How does your company deal with Business Continuity? Business continuity planning is almost always a difficult endeavor, but it doesn’t have to be expensive. Business continuity planning for small businesses sometimes feels even more difficult. Before discounting the idea of planning for disaster, realize that sometimes changing small practices can make significant impacts on continuing your business during adverse situations. In the case of one of our Home Health Agency customers, the strategy is to put as much computing power “in the cloud” as quickly as possible, reducing our Recovery Time Objective to near zero.
Physical security is more than just a lock on the door or a guard at the gate. Many times the first consideration is cameras — the thought is that if we deploy a large network of cameras, then our site will be physically secure. But truly, when it comes to security solutions deployment, cameras (or at least cameras alone) are simply not the best practice.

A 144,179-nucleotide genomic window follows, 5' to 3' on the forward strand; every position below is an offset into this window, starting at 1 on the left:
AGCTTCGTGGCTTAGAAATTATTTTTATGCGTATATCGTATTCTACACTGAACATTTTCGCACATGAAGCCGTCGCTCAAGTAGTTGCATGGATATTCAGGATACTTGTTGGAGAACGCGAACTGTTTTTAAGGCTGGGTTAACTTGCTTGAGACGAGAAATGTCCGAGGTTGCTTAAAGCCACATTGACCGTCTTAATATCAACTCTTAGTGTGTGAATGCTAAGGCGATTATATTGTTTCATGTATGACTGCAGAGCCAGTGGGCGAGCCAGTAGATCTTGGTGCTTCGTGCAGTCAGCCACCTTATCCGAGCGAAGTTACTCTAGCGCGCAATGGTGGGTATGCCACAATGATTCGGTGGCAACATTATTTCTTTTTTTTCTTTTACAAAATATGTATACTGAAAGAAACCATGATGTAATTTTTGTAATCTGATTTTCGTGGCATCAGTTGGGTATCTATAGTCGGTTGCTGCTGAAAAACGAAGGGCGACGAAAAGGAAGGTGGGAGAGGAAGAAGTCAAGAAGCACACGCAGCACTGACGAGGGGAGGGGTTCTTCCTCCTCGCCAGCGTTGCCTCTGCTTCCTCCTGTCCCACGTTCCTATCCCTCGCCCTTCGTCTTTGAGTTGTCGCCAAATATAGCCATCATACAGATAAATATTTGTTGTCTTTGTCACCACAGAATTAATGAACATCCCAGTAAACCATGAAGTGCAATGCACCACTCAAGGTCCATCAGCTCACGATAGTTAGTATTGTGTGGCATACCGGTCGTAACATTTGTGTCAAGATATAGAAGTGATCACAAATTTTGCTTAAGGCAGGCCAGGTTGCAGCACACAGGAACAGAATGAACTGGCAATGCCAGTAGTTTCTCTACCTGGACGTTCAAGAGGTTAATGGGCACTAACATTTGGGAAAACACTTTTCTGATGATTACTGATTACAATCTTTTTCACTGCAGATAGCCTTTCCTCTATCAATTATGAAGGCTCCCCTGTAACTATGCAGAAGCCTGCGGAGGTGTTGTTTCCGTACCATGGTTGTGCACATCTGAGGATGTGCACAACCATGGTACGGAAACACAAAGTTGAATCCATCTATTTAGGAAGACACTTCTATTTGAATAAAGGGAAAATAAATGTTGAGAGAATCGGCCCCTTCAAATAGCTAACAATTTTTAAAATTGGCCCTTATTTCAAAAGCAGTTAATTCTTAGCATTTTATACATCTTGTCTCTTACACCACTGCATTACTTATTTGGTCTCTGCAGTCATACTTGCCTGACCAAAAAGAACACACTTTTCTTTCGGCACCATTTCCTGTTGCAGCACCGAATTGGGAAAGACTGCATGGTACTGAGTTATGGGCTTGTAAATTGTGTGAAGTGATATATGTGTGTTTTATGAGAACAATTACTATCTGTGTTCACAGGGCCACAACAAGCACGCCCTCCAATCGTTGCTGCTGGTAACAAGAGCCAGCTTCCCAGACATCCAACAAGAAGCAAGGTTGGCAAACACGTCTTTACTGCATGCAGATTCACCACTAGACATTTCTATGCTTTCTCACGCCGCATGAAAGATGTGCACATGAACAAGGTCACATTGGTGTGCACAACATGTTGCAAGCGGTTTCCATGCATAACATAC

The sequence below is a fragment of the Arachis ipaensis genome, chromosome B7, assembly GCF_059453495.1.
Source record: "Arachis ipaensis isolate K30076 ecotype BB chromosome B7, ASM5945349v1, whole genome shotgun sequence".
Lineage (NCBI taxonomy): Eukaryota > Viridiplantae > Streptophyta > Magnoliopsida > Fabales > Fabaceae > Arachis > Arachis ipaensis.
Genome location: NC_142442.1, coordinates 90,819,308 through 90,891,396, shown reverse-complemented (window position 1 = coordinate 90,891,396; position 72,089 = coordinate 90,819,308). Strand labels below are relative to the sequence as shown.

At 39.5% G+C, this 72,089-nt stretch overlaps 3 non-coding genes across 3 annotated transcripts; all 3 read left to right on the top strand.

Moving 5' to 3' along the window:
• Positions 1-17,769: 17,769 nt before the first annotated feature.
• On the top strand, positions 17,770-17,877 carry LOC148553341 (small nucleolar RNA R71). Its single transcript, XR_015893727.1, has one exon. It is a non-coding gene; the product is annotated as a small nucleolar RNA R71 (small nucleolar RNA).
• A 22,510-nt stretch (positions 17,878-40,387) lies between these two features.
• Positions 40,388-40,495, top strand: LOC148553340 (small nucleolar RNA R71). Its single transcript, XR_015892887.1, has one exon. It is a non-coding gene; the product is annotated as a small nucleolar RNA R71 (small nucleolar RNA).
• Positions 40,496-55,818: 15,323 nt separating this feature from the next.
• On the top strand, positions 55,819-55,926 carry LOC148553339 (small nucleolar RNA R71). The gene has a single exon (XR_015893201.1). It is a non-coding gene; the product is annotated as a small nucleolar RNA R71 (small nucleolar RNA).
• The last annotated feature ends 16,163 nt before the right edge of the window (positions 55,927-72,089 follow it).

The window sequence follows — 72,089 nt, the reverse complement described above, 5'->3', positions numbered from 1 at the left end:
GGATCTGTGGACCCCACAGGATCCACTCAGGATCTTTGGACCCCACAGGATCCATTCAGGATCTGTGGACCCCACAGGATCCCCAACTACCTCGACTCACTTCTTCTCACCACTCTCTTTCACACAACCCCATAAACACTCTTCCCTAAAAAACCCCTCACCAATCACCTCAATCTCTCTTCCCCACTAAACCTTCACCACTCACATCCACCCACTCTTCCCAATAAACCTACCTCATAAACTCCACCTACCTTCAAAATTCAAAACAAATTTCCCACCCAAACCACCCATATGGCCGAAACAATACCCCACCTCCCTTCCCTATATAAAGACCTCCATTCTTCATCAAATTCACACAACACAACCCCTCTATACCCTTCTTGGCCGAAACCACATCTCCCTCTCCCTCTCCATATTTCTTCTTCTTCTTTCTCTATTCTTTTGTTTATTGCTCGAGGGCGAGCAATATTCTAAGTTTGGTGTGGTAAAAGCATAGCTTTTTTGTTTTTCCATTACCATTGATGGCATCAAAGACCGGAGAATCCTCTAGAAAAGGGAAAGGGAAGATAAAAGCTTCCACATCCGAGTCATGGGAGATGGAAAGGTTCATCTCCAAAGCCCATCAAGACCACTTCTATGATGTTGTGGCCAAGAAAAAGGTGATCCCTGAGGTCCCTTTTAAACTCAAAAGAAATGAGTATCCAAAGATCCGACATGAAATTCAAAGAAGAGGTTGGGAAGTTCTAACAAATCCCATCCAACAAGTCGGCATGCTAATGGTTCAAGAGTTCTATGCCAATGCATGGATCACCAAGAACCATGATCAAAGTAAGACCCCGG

Cameras and photo evidence
Cameras are great for forensic analysis, that is, to catch a thief. But as many law enforcement agents will advise, cameras don’t do much to stop a thief.
What is better? In the case of a Time Share Community customer, the community was being hit by midnight bandits stealing items off of boats. In this community, a two fold solution was employed: (1) Motion (passive Infrared) lighting throughout the community and (2) reducing the access and availability to the protected area through easily designed terraine chokepoints.
In this case, the protected area was specifically a boat trailer lot, adjoining ramp, and marina slip area. Reducing access involved creating a single entry point with natural artifacts like large rocks surrounding the area. Restricting access with a keyed gate was considered but decided against because of aesthetic appeal.
Are lights high tech? Nope. Are lights a trending practice in the industry? Some will advise yes.
But most importantly, did the combination of lights and pleasingly aesthetic chokepoints solve the problem at the community?
Yes, it did solve the problem. Two years running, and there have been no recurring incidences of theft.